The Honorable Bench referred to Topline Shoes v. Corporation Bank. In the instant case,  Section 13(2) (a) of the Consumer Protection Act, 1986, was dealt with. Section 13(2) permits the opposite party to file its reply “within a period of 30 days or such extended period not extending 15 days, as may be granted by the District Forum”.

“The Court read the same in conjunction with the Statement of Objects and Reasons of the Act which provides that the principles of natural justice have to be kept in mind and thus, held the provision to be the directory in nature.”

Further, a decision of the Apex Court in Kailash v. Nanhku and Ors has also referred wherein the Hon’ble Court dealt with the amendment of Order VIII Rule 1 of the CPC under the Amendment Act of 2002. Order VIII Rule 1 is circumscribed by the words “shall not be later than ninety days”.

The question of law in the instant case was “Whether, after the amendment of Order VIII Rule 1 of the Code of Civil Procedure by the Amendment Act of 2002, the said provision must be construed as being mandatory?

“The provision is procedural in nature and that its object is to curb the mischief of unscrupulous defendants adopting dilatory tactics by delaying the disposal of cases. The language of the proviso to Order VIII Rule 1 is couched in negative form; it does not specify any penal consequences flowing from the non-compliance. The provision being in the domain of the procedural law was to be held directory and not mandatory.”

The identical ratio was adopted by Supreme Court in Surendra Trading Company while interpreting the time-bound proceedings, under IBC, at the end of Adjudicating authority i.e NCLT. The Apex Court held that the time period of 14 days to be directive and not mandatory.

The Hon’ble Apex Court further considered the matter of Salem Advocate Bar Association v. Union of India, wherein it was held that:

“The use of the word “shall” in Order 8 Rule 1 by itself is not conclusive to determine whether the provision is mandatory or directory. We have to ascertain the object which is required to be served by this provision and its design and context in which it is enacted. The use of the word “shall” is ordinarily indicative of mandatory nature of the provision but having regard to the context in which it is used or having regard to the intention of the legislation, the same can be construed as directory. The Rule in question has to advance the cause of justice and not to defeat it. The Rules of procedure are made to advance the cause of justice and not to defeat it. Construction of the Rule or procedure which promotes justice and prevents miscarriage has to be preferred. The Rules of procedure are the handmaid of justice and not its mistress. In the present context, the strict interpretation would defeat justice.”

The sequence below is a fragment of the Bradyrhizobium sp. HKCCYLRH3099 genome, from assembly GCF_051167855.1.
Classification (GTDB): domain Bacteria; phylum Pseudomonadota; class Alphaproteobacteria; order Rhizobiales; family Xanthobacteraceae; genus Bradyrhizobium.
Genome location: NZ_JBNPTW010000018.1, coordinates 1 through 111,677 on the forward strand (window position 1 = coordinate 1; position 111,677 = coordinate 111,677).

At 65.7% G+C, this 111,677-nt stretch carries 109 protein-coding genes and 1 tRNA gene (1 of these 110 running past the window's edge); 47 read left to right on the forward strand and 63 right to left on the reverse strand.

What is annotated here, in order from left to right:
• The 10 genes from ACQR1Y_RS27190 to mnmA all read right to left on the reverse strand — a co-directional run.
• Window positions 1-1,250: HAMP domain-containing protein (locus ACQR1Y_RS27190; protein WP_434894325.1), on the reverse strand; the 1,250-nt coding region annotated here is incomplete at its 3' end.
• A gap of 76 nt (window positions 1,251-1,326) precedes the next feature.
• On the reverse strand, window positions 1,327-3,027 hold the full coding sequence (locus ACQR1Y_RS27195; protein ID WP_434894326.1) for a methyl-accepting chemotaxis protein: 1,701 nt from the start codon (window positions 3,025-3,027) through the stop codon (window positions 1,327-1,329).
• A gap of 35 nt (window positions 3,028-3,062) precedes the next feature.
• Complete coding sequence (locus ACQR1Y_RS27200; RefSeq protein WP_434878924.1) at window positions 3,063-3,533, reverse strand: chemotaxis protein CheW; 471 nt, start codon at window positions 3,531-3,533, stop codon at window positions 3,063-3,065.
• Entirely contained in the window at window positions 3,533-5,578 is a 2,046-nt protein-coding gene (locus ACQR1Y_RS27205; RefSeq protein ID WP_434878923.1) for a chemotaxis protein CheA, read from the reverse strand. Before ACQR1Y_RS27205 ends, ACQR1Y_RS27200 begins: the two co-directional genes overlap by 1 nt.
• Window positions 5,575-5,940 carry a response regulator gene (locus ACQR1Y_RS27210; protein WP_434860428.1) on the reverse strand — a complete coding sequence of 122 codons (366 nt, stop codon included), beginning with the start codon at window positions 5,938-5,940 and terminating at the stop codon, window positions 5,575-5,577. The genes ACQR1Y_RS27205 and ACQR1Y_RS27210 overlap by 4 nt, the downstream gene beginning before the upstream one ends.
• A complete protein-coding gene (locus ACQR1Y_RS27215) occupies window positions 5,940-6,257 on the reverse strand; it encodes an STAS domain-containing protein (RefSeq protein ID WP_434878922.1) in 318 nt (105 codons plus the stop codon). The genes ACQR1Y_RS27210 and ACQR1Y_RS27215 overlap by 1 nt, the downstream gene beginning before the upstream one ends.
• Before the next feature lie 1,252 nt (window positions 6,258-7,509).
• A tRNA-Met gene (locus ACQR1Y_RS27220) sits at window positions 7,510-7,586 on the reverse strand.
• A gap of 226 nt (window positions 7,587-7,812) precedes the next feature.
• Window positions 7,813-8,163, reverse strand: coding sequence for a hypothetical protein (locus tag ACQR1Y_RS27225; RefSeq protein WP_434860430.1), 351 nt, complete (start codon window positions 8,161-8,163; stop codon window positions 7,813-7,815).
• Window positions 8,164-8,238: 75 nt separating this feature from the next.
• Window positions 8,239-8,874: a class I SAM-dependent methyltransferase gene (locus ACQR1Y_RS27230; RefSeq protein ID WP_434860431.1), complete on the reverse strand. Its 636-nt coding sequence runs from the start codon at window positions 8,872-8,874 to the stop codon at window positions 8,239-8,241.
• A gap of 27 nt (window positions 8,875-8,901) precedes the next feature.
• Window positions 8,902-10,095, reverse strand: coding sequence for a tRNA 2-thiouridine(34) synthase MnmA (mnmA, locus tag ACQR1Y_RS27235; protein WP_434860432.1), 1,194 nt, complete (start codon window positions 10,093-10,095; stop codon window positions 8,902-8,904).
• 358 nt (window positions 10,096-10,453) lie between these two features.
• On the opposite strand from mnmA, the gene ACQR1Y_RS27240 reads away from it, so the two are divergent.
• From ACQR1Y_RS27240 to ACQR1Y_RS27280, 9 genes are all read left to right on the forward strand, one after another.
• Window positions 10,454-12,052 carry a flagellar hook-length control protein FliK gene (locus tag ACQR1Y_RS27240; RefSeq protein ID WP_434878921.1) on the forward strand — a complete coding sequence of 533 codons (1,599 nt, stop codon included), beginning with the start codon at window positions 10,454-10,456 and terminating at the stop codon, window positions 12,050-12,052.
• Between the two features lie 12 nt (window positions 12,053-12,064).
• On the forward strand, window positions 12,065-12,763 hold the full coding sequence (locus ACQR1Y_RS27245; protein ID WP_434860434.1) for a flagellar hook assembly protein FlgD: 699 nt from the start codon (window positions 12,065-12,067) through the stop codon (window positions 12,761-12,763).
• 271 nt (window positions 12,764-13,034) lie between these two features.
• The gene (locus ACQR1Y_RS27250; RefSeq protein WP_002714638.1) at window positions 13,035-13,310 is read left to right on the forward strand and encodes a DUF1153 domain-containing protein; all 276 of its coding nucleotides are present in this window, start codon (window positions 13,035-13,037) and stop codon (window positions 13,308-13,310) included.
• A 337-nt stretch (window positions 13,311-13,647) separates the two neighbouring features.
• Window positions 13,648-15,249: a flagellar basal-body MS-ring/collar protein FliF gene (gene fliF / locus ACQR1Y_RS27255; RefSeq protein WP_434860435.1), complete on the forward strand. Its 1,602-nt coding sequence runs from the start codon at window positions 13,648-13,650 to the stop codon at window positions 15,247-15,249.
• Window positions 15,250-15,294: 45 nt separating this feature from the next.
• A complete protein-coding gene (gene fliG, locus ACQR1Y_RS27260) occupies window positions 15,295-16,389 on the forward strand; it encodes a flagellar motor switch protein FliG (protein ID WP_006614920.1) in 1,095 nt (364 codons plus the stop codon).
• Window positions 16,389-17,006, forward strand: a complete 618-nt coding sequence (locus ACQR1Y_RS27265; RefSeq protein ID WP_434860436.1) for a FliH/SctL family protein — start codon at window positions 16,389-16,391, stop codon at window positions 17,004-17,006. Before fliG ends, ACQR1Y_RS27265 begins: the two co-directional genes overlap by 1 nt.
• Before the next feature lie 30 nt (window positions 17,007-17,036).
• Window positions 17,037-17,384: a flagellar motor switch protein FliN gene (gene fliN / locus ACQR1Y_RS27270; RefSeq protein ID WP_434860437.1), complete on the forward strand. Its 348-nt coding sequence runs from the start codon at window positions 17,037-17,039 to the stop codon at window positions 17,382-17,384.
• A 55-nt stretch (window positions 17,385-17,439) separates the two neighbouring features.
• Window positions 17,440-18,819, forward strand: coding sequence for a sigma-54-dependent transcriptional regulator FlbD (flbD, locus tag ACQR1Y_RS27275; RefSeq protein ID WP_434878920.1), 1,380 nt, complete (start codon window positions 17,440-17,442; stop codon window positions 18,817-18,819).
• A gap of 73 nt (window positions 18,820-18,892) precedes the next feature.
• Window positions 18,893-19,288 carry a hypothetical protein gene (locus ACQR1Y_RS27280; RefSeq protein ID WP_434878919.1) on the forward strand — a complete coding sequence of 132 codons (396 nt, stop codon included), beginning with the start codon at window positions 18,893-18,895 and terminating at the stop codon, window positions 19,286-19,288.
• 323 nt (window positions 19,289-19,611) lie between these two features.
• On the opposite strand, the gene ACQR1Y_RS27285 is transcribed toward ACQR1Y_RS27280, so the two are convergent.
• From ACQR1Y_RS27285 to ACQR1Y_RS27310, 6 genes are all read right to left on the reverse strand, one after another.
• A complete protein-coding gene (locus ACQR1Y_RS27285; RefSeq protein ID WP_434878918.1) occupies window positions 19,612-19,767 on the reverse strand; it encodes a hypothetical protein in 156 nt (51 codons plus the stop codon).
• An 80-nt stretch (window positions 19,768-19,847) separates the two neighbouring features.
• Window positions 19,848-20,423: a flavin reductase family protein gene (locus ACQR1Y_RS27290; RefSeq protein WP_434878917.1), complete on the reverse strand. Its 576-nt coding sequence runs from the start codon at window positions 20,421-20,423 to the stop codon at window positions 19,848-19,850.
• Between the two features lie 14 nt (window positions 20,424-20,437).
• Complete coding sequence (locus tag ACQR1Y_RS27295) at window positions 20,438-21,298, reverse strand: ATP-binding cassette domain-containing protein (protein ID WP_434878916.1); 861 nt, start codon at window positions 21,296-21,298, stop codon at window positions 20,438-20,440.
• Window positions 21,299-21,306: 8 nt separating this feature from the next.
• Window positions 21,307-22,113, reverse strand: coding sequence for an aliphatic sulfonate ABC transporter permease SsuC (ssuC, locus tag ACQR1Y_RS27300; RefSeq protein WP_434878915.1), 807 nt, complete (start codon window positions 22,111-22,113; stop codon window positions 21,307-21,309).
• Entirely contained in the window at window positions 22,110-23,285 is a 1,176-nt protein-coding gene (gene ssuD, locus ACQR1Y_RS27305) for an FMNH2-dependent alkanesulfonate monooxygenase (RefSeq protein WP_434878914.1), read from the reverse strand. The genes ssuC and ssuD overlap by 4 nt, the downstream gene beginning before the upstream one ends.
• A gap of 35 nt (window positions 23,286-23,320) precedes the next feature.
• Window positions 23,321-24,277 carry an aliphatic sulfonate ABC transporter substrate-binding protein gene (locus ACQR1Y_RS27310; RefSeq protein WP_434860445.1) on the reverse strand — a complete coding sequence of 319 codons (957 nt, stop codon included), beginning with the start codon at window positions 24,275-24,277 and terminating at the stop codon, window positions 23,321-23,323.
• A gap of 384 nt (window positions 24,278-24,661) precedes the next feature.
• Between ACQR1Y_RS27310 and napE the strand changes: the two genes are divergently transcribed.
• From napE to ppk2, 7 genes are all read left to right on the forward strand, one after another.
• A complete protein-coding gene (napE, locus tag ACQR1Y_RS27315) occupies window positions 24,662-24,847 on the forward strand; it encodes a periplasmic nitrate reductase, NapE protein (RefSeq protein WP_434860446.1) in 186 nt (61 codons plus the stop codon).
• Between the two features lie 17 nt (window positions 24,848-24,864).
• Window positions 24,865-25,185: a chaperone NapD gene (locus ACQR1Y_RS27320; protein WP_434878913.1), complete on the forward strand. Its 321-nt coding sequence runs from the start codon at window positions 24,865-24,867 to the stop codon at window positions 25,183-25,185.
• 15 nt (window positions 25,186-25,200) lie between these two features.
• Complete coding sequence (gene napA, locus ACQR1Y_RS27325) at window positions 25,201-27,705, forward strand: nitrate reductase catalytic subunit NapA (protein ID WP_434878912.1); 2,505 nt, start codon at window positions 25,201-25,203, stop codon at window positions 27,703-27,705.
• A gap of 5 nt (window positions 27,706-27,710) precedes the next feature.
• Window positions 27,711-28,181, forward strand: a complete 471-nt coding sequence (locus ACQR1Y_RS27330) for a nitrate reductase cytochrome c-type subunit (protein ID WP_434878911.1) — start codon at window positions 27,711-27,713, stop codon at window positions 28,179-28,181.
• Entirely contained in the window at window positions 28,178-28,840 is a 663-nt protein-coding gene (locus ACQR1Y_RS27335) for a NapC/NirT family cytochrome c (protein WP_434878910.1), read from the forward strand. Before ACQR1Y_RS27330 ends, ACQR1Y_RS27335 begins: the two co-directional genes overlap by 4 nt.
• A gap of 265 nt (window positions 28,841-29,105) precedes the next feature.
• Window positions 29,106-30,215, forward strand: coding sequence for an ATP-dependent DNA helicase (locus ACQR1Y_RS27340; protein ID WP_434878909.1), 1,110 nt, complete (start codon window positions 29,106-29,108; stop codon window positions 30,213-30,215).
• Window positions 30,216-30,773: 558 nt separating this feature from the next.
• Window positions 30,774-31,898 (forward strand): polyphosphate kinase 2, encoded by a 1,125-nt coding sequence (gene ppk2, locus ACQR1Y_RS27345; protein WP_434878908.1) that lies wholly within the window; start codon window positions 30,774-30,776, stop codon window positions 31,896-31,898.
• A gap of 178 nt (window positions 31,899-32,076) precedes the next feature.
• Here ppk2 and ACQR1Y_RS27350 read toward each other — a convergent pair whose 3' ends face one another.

The Apex Court also referred to the judgment in Bihari Chowdhary and Anr. v. State of Bihar and Ors. dealt with Section 80 of the Civil Procedure Code. The provision affords the government or public officers, an opportunity to analyze the claim being proposed to be filed against them, with the intent to avoid unnecessary litigation and saving public time and money by settling the claim without driving the individual who has issued the notice to file a suit. The patent object of the section is the advancement of justice and the securing public interest by avoidance unnecessary litigation. The Court hence observed that Section 80 of the CPC, even though a procedural provision, is mandatory in nature as it is conceived in public interest.